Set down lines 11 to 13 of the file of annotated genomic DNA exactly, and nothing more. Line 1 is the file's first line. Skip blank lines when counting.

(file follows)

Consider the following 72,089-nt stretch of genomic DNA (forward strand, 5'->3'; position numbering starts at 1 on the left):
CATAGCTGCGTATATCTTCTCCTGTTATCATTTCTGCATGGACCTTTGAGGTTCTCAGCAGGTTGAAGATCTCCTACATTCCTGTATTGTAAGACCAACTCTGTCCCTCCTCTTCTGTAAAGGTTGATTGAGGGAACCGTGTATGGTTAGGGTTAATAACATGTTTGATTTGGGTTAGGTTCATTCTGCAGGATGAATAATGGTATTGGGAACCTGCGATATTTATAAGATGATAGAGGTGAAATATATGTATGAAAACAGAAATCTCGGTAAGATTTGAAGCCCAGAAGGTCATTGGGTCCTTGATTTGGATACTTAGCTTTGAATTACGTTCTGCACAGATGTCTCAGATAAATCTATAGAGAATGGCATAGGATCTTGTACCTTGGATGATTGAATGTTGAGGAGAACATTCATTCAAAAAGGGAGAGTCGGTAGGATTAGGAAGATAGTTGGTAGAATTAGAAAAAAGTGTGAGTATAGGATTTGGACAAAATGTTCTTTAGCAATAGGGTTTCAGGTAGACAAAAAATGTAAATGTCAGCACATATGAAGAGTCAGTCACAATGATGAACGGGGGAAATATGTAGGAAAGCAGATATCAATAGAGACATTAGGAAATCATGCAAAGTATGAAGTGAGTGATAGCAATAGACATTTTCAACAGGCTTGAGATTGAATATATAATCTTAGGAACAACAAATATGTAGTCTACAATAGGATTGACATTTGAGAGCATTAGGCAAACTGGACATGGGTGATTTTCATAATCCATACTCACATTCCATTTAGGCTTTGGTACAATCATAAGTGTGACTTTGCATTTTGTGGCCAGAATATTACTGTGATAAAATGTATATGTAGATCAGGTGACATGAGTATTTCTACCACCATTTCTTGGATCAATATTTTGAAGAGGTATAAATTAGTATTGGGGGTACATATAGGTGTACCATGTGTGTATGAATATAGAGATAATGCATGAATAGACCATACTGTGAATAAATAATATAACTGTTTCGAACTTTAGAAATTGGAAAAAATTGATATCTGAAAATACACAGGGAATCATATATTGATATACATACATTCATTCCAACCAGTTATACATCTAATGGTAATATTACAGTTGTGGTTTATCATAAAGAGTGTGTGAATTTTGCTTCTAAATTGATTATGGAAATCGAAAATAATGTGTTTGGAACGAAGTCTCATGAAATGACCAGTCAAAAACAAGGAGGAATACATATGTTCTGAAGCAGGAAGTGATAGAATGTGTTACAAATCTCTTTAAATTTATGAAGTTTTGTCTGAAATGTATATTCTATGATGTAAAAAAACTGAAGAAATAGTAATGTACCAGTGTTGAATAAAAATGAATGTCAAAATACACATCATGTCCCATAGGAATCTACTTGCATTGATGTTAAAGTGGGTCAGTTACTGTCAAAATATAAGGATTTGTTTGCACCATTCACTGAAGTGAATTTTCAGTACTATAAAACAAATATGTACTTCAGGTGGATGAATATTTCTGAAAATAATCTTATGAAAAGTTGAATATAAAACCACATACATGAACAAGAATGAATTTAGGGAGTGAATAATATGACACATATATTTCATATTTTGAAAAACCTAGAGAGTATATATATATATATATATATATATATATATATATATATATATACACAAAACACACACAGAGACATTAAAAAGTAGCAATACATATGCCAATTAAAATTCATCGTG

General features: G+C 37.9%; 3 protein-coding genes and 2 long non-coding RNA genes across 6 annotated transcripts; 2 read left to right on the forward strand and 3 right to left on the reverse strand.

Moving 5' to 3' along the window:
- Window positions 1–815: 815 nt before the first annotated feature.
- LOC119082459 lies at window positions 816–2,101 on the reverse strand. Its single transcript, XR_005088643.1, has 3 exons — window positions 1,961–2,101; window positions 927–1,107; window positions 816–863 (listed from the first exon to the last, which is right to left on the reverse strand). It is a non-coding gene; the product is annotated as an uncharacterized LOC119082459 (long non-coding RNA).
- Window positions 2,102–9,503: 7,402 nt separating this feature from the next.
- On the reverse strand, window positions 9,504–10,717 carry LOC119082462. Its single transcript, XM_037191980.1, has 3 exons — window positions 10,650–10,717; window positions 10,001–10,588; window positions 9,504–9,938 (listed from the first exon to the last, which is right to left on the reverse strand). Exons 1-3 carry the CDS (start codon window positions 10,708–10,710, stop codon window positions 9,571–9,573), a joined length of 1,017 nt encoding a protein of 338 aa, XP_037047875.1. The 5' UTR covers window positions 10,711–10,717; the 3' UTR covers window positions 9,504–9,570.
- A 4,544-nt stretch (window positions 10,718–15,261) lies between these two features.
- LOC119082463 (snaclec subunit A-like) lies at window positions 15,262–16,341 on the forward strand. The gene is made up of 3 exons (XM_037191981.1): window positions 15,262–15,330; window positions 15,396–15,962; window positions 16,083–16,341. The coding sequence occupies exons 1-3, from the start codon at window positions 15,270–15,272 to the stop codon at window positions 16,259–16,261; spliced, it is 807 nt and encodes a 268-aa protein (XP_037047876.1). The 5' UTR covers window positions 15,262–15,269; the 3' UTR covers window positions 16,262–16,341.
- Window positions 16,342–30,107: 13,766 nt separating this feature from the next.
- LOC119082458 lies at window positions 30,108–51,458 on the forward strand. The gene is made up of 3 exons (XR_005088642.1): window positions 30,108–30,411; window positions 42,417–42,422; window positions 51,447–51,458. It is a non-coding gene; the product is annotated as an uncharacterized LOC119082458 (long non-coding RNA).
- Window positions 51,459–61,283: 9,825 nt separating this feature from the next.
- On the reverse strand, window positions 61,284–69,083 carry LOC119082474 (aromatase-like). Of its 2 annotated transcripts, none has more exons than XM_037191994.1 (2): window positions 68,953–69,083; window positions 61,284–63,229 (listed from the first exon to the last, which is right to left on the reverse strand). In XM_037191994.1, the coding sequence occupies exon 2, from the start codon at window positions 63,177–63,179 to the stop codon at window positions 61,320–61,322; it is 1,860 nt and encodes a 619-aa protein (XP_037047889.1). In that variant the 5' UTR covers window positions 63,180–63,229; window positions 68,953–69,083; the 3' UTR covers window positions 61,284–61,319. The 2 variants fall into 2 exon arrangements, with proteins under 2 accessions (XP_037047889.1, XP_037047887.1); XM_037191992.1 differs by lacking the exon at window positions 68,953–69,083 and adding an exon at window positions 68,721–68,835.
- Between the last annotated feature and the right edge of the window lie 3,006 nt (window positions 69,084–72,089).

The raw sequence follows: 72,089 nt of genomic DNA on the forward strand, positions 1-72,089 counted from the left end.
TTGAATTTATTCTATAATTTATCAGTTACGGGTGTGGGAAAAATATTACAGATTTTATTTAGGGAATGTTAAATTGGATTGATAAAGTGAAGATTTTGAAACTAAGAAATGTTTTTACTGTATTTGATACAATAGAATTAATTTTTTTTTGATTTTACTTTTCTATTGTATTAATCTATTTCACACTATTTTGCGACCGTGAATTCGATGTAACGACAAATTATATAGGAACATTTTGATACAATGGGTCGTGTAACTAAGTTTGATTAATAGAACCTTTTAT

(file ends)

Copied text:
- Window positions 16,342–30,107: 13,766 nt separating this feature from the next.
- LOC119082458 lies at window positions 30,108–51,458 on the forward strand. The gene is made up of 3 exons (XR_005088642.1): window positions 30,108–30,411; window positions 42,417–42,422; window positions 51,447–51,458. It is a non-coding gene; the product is annotated as an uncharacterized LOC119082458 (long non-coding RNA).
- Window positions 51,459–61,283: 9,825 nt separating this feature from the next.